Romance on the Way

Romance on the Way: Love on the Camino

There are as many reasons why people flock to the Camino de Santiago as there are pilgrims along the Way.  Some, like me, feel ‘called’ to make the pilgrimage to Santiago de Compostela in the northwest corner of Galicia, Spain.  Others go in thanksgiving, in supplication, in penance or just because it is there and they feel the need to walk.  

Everyone who makes the Way to Santiago is changed by the experience.  Some even find love.

This month, in honor of St. Valentine, my friend and fellow blogger Laurie Ferris, whose blog is The Camino Provides,  is collecting stories about  romance on the Camino de Santiago.  If you have a story of romance to share, please be sure to contact her! 

 

LOVE IS IN THE AIR

Calling all Camino Couples! You know who you are.  Perhaps you met on the Camino and fell in love. Maybe you were newlyweds who walked the Camino for a honeymoon. Or an established couple who wanted to mix things up and test your relationship. Perhaps you walked alone and came to the conclusion that someone back home is your true love.  Absence makes the heart grow fonder, so they say.

I wonder how many marriage proposals happened as a result of the Camino. It seems the Camino works in mysterious ways.  Is it something in the water or the Spanish wine?  I think there’s something in the air.

Love is in the Air

For the month of February, I’ll feature a few Camino love stories.  I certainly respect the premise of what happens on the Camino stays on the Camino.  However, love is a splendid thing that should be celebrated. Has the Camino provided you with more than just a long walk? If you have a Camino love story to share,  email me or use the form below. Photos and video links welcome.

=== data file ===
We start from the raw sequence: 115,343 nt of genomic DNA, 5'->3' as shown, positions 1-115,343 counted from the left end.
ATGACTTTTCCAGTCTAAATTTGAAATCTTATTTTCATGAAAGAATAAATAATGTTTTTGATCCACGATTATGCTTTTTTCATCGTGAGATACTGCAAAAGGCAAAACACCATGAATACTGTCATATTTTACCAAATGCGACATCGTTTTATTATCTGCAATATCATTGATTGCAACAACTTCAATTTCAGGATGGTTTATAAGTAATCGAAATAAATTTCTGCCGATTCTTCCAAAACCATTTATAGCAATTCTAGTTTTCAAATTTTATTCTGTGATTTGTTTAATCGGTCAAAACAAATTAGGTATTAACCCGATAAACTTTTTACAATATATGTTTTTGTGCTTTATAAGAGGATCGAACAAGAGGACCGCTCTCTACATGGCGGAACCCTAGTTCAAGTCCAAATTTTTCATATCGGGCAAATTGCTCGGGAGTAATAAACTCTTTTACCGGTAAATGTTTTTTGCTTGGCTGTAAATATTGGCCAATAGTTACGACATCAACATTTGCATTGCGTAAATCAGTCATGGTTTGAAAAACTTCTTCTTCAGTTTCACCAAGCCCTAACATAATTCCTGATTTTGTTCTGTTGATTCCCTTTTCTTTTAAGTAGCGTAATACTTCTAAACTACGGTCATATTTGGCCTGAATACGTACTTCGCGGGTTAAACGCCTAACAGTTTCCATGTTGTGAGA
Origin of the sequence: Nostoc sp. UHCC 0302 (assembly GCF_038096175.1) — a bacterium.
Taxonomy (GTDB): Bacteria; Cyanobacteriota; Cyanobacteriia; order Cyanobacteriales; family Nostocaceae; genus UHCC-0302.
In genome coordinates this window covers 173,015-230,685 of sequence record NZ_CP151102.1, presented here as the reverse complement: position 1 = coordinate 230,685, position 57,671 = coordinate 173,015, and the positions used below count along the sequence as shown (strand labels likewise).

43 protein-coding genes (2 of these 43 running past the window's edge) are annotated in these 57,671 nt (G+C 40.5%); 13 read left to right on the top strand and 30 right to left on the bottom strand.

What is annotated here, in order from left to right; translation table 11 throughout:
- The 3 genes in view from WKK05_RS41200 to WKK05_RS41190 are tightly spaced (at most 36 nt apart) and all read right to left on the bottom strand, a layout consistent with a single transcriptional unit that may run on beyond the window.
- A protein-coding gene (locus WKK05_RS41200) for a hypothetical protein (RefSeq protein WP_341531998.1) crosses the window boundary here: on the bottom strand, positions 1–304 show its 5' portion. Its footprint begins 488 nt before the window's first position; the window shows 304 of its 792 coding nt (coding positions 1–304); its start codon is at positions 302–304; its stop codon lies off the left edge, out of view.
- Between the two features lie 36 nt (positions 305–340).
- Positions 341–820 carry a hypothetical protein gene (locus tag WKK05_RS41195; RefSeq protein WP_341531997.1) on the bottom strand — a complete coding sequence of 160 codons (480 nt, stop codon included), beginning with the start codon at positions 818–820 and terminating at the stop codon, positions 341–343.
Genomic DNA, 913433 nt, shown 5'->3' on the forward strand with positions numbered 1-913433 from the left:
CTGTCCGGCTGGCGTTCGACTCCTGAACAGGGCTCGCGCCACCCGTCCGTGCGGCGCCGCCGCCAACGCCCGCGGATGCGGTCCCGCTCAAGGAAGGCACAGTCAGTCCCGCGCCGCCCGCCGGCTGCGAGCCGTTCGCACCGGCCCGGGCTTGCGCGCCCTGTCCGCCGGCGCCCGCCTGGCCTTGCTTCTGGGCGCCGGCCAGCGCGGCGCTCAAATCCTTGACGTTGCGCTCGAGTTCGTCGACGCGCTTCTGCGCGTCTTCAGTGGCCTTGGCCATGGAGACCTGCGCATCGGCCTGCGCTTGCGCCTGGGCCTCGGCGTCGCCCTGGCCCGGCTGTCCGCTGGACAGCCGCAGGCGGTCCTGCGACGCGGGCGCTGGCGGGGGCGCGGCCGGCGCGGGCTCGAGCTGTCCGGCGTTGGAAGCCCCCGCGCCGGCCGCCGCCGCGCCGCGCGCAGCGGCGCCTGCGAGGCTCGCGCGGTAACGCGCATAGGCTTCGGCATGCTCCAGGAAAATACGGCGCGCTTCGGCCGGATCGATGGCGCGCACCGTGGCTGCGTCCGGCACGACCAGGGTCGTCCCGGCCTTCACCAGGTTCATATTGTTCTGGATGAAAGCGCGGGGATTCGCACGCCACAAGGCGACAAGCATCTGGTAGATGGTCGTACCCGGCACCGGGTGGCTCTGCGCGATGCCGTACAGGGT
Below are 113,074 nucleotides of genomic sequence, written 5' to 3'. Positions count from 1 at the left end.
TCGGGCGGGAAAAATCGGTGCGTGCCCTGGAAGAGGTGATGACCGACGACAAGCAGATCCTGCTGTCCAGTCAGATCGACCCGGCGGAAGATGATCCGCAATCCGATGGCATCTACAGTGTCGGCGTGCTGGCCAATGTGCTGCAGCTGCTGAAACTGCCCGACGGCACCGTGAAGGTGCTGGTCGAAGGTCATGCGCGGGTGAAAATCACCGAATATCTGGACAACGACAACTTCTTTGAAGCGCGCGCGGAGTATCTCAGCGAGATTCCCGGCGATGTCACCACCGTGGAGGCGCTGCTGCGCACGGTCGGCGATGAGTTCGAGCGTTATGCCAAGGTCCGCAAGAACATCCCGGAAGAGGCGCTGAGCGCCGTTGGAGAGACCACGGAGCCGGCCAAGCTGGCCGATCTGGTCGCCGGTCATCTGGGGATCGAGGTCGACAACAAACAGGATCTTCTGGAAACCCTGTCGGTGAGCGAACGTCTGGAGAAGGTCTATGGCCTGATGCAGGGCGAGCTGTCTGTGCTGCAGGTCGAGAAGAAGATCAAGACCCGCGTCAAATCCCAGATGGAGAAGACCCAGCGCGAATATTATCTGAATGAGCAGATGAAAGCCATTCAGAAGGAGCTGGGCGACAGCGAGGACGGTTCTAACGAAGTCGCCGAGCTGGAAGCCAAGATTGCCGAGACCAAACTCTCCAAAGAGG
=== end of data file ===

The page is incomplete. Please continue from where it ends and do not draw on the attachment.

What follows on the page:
Share the Camino love! ♥

February 2, 2016,   Laurie Ferris

The Way – Not Always What You Think

The Way

 

Whenever I see those words, they jump out at me.  I’ve walked the Camino de Santiago – the 500-mile pilgrimage route in northern Spain – four times.  It has and continues to play an important role in my life.  Known by various names, El Camino, The Pilgrim Road, The Way of St. James – and for those who are intimately familiar with it, it is simply The Way. 

 

In 2010, Martin Sheen and his son Emilio Estevez heightened awareness, particularly in the United States, of the pilgrimage with their fictional, yet inspiring film by the same title. 

The Way

 

Recently, when I was in Adare, Co. Limerick, I ducked into the cool interior of one of my favourite churches in Ireland, Holy Trinity Church.  Centrally situated on the main street, it is a stunning 14th century grey stone structure with simple yet elegant lines. On this visit, I was immediately intrigued when I spotted a cone-shaped, bronze sculpture tucked into a corner at the back of the church.

 

On first glance it reminded me of the Sorting Hat of Harry Potter fame, so, curious as to why something pertaining to Harry Potter would be in the church, I had to appease my curiosity by getting a closer look. 

Sorting hat

It was clearly NOT a Sorting Hat.  

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The Camino de Santiago – near Cacabelos

 

However, due to the title The Way, my next assumption was to associate it somehow with the now famous Pilgrimage route.  The popularity of the Camino has grown immensely in Ireland as well.  Wrong again.  Despite the title, the fascinating sculpture had nothing at all to do with the Camino de Santiago. 

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Approximately two feet high, its conical shape represents the hill of Jerusalem.  There, the sculptor, John Blakely, obtained a 5 million-year-old piece of marble excavated from the city walls.  It is one of only three such stones to have been taken out of Jerusalem adding to the unique nature of this bas relief. The marble stone is embedded near the top of the bronze sculpture, which is actually a representation of a staircase and path leading through the city of Jerusalem, a path which Jesus would likely have used.

 

So in a manner of speaking, the Camino de Santiago and the Irish Sculpture are related.  Pilgrims making their way to Santiago de Compostela often make reference to Jesus’ words, “I am the way, the truth and the life”. Or perhaps it is just me – I seem to find correlations to the Camino de Santiago in many strange places. 

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Nonetheless, this piece is one of many treasures found in Holy Trinity Church.  When visiting Adare, with all there is to do and see, it is easy to overlook this beautiful church.  Don’t.